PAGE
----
Corresponding author

Correspondence to Corentin Coulais.

Ethics declarations

Competing interests

The authors declare no competing financial interests.

Extended data figures and tables

Extended Data Figure 1 Motif-based design.

a, 2D representation of the six bricks (x, x+, y, y+, z, z+), and illustration of complex motifs. All complex motifs can be generated by defining two binary vectors with elements ci (column) and rj (row) that govern the placement of z bricks at location (i, j). The remaining sites are then filled with x and y bricks. Respecting parity, this generates all motifs for given c and r. b, The six motifs (A+, …, F+) that are compatible with a 5 × 5 smiley texture. c, A total of 65 smiley metacubes can be designed by varying the stacking order; here A denotes the same motif as A+ but with inversed spins. The x and y spins follow from the choice of motifs.

Extended Data Figure 2 Implementation.

a, b, Computer assisted design of the geometry of the unit cell (a) and a 5 × 5 × 5 cube (b). All our samples were 3D printed with the dimensions a = 11.46 mm, D = 10.92 mm and w = 3.6 mm. To make the wall thickness outside the cube equal to the internal wall thickness, the outer walls are thickened by 0.27 mm.

Extended Data Figure 3 Lock-and-key experiment.

a, Picture of the textured clamp. b, Side view of the experiment.

Extended Data Figure 4 10 × 10 × 10 metacube under uniaxial compression.

a, Motif A+—the cube is designed by stacking motifs A+ and A. b, Opposite face of the one shown in Fig. 1e showing the inverted pattern. c, One of the transverse faces showing a checkerboard pattern.

Extended Data Figure 5 Complex sensory properties of a complex 5 × 5 × 5 metacube with internal smiley texture.

a, Force–compression (Fu) curves for five experiments (thick solid lines), where the colour indicates the external texture shown in Fig. 3c. The black thin lines show fits with a quadratic function F(u) = ku + ηu2 performed in the shaded region 0.8 mm ≤ u ≤ 2.5 mm. b, Corresponding numerical results. c, Scatter plot showing very good correspondence between the stiffness obtained from simulations (ks) and experiments (ke).

Extended Data Table 1 The exact value of Ω for L × L × L metacubes up to L = 14

Supplementary information

Supplementary Information

This file contains Supplementary Text and Data, Supplementary Figures 1-14 and Supplementary Table 1. (PDF 679 kb)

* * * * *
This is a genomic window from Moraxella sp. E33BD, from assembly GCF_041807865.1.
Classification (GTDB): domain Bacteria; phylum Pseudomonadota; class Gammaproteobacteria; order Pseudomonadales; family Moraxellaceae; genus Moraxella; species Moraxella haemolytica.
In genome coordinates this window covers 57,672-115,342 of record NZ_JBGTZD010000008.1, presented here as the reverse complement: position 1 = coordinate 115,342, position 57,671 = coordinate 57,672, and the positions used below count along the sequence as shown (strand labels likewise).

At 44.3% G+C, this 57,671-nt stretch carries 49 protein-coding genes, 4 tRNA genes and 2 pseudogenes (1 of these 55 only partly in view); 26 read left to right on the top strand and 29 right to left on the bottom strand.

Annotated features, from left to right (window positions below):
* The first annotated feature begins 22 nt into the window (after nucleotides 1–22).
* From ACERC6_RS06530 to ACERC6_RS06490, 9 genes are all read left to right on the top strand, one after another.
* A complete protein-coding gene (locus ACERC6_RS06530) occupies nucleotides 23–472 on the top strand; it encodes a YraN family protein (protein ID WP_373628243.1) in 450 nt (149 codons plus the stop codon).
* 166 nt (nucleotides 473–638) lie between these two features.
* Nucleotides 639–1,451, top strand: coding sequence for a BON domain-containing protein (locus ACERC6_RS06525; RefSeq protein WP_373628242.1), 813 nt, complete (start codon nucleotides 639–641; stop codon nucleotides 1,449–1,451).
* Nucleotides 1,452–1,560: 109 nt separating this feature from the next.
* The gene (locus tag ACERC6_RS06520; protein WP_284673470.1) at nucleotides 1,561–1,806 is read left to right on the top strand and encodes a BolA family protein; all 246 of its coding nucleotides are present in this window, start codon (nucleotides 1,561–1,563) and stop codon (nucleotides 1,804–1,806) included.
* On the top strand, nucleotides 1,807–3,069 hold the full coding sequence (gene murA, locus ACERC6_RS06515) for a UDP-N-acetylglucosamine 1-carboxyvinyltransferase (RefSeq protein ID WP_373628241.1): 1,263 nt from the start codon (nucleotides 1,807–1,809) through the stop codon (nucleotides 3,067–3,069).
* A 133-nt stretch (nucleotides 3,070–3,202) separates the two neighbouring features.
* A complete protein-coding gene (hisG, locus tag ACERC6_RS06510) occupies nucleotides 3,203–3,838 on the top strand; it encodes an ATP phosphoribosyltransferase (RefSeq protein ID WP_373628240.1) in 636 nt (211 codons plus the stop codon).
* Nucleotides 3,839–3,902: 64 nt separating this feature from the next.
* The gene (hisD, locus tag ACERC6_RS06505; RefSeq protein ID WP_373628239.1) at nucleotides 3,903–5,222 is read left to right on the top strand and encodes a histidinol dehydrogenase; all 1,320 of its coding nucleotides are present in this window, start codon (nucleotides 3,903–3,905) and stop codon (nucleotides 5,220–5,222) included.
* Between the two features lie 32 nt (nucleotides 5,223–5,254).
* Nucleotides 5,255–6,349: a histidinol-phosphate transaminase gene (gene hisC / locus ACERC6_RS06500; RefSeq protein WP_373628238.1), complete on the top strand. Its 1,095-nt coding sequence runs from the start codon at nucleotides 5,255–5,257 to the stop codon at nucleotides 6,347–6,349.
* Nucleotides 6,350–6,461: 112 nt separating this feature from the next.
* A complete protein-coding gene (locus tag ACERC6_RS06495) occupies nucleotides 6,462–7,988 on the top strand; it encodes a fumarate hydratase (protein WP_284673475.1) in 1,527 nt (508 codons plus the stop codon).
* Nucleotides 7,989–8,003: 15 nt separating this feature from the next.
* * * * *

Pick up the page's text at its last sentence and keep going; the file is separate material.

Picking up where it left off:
5x5x5 metacube, uniaxially compressed along its minor axis by flat clamps.

As discussed in the main text, it exhibits a pattern transformation, where its building blocks suddenly morph in to alternated bricks of elongated and flattened shape. (MP4 1718 kb)

10x10x10 metacube decorated with square pedestals, which is uniaxially compressed along its minor axis by clamps textured in a checker board pattern (seemethods).

As discussed in the main text, its surface texture morphs into an exactingly designed ”smiley” pattern. (MP4 875 kb)

The opposite face of the same 10x10x10 metacube during a similar experiment.

As discussed in the methods, its surface texture morphs into the inverted ”smiley” pattern. (MP4 822 kb)

A side face of the same 10x10x10 metacube during a similar experiment.

As discussed in the methods, its surface texture morphs into a checkerboard pattern. (MP4 824 kb)

PowerPoint slides

Source data

Rights and permissions

Reprints and Permissions

About this article

Verify currency and authenticity via CrossMark

Cite this article

Coulais, C., Teomy, E., de Reus, K. et al. Combinatorial design of textured mechanical metamaterials. Nature 535, 529–532 (2016).

Download citation

  • Received:

  • Accepted:

  • Published:

  • Issue Date:

  • DOI:

Further reading


By submitting a comment you agree to abide by our Terms and Community Guidelines. If you find something abusive or that does not comply with our terms or guidelines please flag it as inappropriate.


Quick links

Nature Briefing

Sign up for the Nature Briefing newsletter — what matters in science, free to your inbox daily.

Get the most important science stories of the day, free in your inbox. Sign up for Nature Briefing